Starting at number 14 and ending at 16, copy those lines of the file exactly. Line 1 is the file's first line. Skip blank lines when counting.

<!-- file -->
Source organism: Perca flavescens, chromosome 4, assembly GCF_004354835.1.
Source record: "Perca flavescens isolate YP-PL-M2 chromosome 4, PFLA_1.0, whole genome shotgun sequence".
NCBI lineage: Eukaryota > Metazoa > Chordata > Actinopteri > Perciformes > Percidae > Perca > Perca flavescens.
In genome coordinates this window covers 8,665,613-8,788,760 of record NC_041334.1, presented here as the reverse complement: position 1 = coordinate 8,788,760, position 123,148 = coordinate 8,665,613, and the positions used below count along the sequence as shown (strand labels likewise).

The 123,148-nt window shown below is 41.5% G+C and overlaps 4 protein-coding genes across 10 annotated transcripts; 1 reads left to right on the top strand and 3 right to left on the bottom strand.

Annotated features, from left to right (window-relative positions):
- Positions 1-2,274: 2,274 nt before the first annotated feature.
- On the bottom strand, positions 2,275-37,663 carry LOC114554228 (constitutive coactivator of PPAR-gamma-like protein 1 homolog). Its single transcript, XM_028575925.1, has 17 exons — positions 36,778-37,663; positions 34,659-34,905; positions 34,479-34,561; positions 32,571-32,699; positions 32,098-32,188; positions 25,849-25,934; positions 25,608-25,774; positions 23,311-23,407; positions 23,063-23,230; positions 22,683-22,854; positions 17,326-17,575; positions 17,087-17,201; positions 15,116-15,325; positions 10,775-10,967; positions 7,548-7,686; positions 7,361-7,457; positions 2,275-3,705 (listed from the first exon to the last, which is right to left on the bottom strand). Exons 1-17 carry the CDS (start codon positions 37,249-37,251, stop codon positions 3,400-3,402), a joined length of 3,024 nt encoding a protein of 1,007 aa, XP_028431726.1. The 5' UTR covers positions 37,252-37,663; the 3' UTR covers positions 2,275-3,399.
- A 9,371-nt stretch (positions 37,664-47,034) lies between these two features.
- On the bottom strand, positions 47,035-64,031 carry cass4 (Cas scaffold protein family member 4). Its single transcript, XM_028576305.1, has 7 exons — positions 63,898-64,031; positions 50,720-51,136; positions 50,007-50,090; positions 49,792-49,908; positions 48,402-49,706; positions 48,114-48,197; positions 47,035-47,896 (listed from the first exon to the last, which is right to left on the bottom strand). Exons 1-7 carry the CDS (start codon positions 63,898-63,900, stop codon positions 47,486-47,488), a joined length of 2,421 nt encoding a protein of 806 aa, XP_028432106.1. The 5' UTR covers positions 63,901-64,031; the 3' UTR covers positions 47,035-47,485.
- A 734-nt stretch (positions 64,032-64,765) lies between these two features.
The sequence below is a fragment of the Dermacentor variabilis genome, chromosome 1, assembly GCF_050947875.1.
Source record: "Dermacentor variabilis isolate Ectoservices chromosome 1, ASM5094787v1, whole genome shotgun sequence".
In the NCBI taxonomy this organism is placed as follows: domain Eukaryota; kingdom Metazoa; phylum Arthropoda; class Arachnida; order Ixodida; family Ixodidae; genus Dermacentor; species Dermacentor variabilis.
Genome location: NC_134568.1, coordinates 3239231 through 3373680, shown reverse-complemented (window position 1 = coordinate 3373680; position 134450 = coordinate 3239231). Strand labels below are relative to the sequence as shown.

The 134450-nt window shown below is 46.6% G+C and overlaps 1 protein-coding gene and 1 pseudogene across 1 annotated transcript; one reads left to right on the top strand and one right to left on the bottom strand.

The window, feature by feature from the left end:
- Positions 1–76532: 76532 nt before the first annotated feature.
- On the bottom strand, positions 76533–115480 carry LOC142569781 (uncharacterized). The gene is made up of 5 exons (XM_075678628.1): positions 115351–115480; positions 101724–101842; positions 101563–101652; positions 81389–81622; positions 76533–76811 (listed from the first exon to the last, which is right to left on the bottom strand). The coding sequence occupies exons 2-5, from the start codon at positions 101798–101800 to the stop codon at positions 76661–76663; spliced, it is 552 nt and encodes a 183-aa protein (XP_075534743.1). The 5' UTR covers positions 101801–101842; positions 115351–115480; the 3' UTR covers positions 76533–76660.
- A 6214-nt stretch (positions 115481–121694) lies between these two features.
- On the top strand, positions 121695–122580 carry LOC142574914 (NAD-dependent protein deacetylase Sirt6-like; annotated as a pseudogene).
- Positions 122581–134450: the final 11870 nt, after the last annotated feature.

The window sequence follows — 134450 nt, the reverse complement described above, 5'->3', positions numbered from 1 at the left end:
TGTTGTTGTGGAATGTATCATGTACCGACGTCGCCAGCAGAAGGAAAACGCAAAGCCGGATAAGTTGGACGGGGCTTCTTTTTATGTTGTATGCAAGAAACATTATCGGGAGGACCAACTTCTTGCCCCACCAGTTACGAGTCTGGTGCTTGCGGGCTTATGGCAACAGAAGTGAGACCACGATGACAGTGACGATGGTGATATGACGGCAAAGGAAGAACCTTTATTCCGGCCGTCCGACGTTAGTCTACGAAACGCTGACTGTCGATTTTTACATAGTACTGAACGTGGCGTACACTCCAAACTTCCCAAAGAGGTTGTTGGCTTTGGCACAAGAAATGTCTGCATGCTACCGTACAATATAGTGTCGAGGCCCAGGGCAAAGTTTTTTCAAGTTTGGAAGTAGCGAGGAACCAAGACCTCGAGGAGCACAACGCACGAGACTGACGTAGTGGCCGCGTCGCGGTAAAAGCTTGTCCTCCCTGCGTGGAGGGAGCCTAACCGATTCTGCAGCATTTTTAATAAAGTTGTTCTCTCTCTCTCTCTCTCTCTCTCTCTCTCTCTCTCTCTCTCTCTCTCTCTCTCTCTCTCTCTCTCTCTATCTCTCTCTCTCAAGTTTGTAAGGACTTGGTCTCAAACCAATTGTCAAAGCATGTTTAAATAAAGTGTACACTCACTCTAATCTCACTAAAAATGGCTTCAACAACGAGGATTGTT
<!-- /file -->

In the NCBI taxonomy this organism is placed as follows: domain Eukaryota; kingdom Metazoa; phylum Arthropoda; class Arachnida; order Ixodida; family Ixodidae; genus Dermacentor; species Dermacentor variabilis.
Genome location: NC_134568.1, coordinates 3239231 through 3373680, shown reverse-complemented (window position 1 = coordinate 3373680; position 134450 = coordinate 3239231). Strand labels below are relative to the sequence as shown.

The 134450-nt window shown below is 46.6% G+C and overlaps 1 protein-coding gene and 1 pseudogene across 1 annotated transcript; one reads left to right on the top strand and one right to left on the bottom strand.